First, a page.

Another reason for this decline of yellow in daily life stemmed from its continued disrepute in value systems and aesthetic trends. As in the late Middle Ages and throughout the modern period, yellow remained an unpopular color in the nineteenth century. Opinion polls on favorite colors and their symbolism offer proof. These polls emerged in Germany in the 1880s; they all demonstrated how yellow was unpopular and associated with negative ideas. It came in last among the six basic colors—less than 3 percent of individuals asked cited it as their favorite color (whereas almost 50 percent of respondents cited blue, and 18 to 20 percent cited green)—and continued, as ever, to be considered the color of lying, jealousy, and deception. Thus in the theater, yellow appeared on stage in the costumes of cuckolded husbands and unfaithful wives; in politics it was completely spurned for being too closely associated with ideas of treachery and disloyalty. In the world of unions, the “syndicats jaunes” that appeared in France in 1899–1900 during the huge strikes affecting the Creusot mines claimed to defend the workers even though they were conning them for the owners (at least that was the accusation of their adversaries, the “syndicats rouges“). They opposed the strike, presenting themselves as the right-wing proletariat, even as a revolutionary “anti-red” movement, that is, opposed to socialism and later to communism.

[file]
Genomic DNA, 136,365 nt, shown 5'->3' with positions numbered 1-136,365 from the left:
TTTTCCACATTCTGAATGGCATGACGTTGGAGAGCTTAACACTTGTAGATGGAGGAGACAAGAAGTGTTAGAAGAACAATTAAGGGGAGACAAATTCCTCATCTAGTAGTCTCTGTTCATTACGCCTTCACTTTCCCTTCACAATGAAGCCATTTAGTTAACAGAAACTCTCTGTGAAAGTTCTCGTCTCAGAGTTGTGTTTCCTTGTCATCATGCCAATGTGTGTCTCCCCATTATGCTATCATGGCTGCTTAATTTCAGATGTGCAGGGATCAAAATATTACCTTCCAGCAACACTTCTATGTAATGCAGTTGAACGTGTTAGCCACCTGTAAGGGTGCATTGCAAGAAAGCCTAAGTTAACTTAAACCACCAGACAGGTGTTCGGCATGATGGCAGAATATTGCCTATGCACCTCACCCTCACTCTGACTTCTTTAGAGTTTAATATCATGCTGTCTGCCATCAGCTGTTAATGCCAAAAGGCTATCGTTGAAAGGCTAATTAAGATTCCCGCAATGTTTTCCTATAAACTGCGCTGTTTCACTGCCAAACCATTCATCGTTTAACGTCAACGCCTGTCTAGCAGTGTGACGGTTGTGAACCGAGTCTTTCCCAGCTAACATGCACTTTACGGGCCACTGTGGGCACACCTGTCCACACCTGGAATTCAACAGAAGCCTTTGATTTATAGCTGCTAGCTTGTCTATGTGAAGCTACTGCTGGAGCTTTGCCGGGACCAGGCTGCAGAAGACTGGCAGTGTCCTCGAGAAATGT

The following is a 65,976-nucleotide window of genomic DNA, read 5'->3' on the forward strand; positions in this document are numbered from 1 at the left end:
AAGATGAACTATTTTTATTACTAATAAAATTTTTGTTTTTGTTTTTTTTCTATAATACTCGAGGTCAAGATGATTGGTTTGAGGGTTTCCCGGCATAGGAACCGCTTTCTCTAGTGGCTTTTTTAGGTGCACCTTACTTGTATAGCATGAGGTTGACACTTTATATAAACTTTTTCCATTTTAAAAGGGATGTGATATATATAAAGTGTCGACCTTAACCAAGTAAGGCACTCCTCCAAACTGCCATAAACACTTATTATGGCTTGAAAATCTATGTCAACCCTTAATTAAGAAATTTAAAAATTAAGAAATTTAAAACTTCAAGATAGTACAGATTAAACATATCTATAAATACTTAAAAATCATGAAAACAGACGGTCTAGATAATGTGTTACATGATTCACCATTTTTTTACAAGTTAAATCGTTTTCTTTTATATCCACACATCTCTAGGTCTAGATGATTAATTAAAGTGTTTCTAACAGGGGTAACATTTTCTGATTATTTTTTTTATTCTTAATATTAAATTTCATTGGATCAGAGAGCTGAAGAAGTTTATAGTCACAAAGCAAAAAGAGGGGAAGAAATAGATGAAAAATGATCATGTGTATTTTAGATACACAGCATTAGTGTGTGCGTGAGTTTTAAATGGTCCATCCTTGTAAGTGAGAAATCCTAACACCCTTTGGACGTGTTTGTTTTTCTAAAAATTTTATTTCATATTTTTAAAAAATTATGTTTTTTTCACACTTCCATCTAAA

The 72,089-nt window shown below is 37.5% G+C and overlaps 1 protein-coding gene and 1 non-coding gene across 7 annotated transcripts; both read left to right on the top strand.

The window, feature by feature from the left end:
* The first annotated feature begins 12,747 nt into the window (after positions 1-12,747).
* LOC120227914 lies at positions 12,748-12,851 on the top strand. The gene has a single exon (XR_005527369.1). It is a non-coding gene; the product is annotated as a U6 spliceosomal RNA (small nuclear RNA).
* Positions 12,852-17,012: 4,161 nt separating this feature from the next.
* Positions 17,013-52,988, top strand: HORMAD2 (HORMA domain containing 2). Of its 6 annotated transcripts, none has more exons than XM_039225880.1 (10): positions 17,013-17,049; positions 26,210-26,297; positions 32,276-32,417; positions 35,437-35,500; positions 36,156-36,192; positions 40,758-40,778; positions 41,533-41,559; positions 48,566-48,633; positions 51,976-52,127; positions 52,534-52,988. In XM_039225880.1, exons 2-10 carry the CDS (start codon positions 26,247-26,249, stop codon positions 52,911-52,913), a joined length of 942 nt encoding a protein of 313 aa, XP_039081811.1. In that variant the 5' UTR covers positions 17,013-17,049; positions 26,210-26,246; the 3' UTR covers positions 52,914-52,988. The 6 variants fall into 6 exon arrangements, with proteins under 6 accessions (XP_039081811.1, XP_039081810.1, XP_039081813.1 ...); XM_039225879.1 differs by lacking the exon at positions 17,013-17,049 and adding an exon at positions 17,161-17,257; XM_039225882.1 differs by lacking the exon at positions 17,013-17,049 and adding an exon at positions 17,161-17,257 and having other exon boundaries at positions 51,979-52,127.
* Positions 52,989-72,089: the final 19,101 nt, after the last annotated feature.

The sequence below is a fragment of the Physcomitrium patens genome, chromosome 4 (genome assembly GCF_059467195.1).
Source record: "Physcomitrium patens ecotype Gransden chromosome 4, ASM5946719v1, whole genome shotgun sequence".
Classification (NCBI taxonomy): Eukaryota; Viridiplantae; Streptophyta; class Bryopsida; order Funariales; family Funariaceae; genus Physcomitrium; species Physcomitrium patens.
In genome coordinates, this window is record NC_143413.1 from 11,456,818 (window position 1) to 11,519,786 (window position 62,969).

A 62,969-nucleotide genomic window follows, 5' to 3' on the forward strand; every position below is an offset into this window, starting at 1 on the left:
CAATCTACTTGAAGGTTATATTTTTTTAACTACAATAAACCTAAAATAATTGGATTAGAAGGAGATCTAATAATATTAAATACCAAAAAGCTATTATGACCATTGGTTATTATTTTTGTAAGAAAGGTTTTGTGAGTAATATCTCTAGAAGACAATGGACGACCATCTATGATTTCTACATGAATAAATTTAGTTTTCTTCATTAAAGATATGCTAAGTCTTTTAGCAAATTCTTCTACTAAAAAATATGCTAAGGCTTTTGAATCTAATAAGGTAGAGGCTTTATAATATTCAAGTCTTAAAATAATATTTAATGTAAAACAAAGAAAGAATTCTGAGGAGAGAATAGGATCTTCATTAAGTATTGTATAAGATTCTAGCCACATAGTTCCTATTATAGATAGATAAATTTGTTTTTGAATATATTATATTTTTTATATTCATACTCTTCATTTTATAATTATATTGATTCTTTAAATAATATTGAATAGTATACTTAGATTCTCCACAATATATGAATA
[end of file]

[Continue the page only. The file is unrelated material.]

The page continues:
Thus yellow appears as the color of deception in all its aspects: the deceivers on one side, the deceived on the other! But that is not its only negative connotation, far from it.